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David Crockett in Congress: The Rise and Fall of the Poor Man's Friend Hardcover – November 1, 2009


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Product Details

  • Hardcover: 340 pages
  • Publisher: Bright Sky Press (November 1, 2009)
  • Language: English
  • ISBN-10: 1933979518
  • ISBN-13: 978-1933979519
  • Product Dimensions: 10.1 x 8.4 x 1.5 inches
  • Shipping Weight: 3 pounds (View shipping rates and policies)
  • Average Customer Review: 4.6 out of 5 stars  See all reviews (17 customer reviews)
  • Amazon Best Sellers Rank: #794,808 in Books (See Top 100 in Books)

Editorial Reviews

Review

"James R. Boylston and Allen Wiener have done a masterful job of recovering the real David Crockett, a figure of enormous historical significance in the tumultuous and critical Jacksonian age." - Jon Meacham, Pulitzer Prize winning author of American Lion: Andrew Jackson in the White House.

"The best thing on Crockett since William C. Davis's Three Roads to the Alamo. This book should have long life." -- Allen Barra, author of Inventing Wyatt Earp.

"A true gem, essential for anyone interested in Crockett himself, the Jacksonian milieu, the roots of modern democratic practice."  —Daniel Feller, author, The Jacksonian Promise: America, 1815-1840


"A thorough and magnificently researched study of the political career of David Crockett . . . a clear, introspective analysis."  —Gregg Dimmick, MD, author, Sea of Mud


"A highly readable work that sifts the nuggets of truth from the mud of speculation . . . Intensely researched and footnoted."  —Gary Zaboly, author, A True Ranger: The Life and Many Wars of Major Robert Rogers; illustrator, Texian Illiad and Blood of Noble Men



"A splendid book which reveals the true David Crockett."  —Stuart Reid, author, The Secret War for Texas

About the Author

James R. Boylston is a member of the Alamo Society and the Alamo Battlefield Association and has written articles for "The Alamo Journal" and "The Crockett Chronicle." He is also the creator and moderator of the Alamo Studies online forum, a web based discussion group devoted to the serious study of the Alamo and the Texas Revolution. Allen J. Wiener is the author of "The Beatles: The Ultimate Recording Guide" and co-author of "Music of the Alamo." He has written for the "Washington Post," "People," "American History," "Goldmine," "Discoveries," "The Alamo Journal" and "The Crockett Chronicle," and has written liner notes for several CDs.

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Customer Reviews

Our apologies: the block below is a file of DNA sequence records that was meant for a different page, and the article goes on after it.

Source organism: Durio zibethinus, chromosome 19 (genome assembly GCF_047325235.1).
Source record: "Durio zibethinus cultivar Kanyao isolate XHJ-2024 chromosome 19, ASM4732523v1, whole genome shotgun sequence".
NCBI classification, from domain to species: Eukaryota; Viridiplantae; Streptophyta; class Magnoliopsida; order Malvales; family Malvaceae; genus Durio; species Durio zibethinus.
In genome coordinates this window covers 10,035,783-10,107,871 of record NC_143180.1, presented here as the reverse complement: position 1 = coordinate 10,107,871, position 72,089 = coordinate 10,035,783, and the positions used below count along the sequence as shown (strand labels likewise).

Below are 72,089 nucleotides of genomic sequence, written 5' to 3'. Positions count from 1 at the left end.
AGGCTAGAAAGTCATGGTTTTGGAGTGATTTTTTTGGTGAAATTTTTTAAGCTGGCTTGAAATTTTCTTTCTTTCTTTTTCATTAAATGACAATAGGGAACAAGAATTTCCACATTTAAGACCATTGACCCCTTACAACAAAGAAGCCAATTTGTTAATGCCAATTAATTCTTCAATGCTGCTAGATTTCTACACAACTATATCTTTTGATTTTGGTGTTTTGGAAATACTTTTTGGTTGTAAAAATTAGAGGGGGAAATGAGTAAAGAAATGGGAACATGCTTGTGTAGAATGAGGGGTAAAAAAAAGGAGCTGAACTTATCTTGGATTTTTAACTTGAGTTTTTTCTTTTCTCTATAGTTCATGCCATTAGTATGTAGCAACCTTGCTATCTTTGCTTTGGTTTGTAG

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I'm just now sitting down to read the book.
David Hulings
It appears to be a well crafted book with a beautiful layout and the publisher deserves all possible credit.
Bookworm
They have done an excellent job at putting Crockett into his proper context.
Kevin R. Young

Most Helpful Customer Reviews

16 of 16 people found the following review helpful By Kat on November 6, 2009
Format: Hardcover
David Crockett's image has been muddied and distorted over the centuries by plays, pulp fiction and Hollywood. Flawed biographies also have short-changed the Tennessean to the point where the real Crockett has been virtually lost. Jim Boylston and Allen Wiener deserve praise for having rescued him. For the first time, Crockett's motivations and political thinking are clarified, especially regarding his long struggle to secure a land bill that would give poor squatters legal title to land they had worked and improved. Crockett's strong opposition to Andrew Jackson's cruel Indian Removal policy is seen as genuine and passionate, and his opposition to Jackson's destruction of the Second Bank of the United States is made sensible. Contrary to past biographies, the Jacksonians did not view Crockett as an insignificant bungler, but recognized his growing popularity and saw him as a serious threat. They spared no expense in their efforts to get rid of him. The authors add the priceless bonus of appending all of Crockett's correspondence, his surviving political circulars, and a selection of his most important speeches. The book is beautifully illustrated with all of Crockett portraits done from life, samples of his hand-written letters, and scenes of Washington when he was in office. David Crockett in Congress will undoubtedly remain the definitive Crockett reference and political biography for decades to come.
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10 of 10 people found the following review helpful By Kevin R. Young on November 11, 2009
Format: Hardcover Verified Purchase
This is a well research, well written,and well organized volume that fills in magnificent detail a gap in the life of Crockett. Forget Fess Parker, Billy Bob Thornton, and even John Wayne for a while and enjoy reading a compelete picture of Crockett. The authors have done a fantastic job in not only presenting the "gentleman from the cane" as the complete individual he was, but also give us a indepth look at the issues that were important to him as a three term Congressman. They have done an excellent job at putting Crockett into his proper context. While so much time has been spent in print debating his death, this work gives us his life of a public servant who fought for rights of poor settlers against the removal of the Indians from their lands, and against the Jacksonian Political Machine. The addition of the known images of Crockett, the complete transcripts of his known correspondence and political ciculars makes the work a more than welcome addition to anyones collection.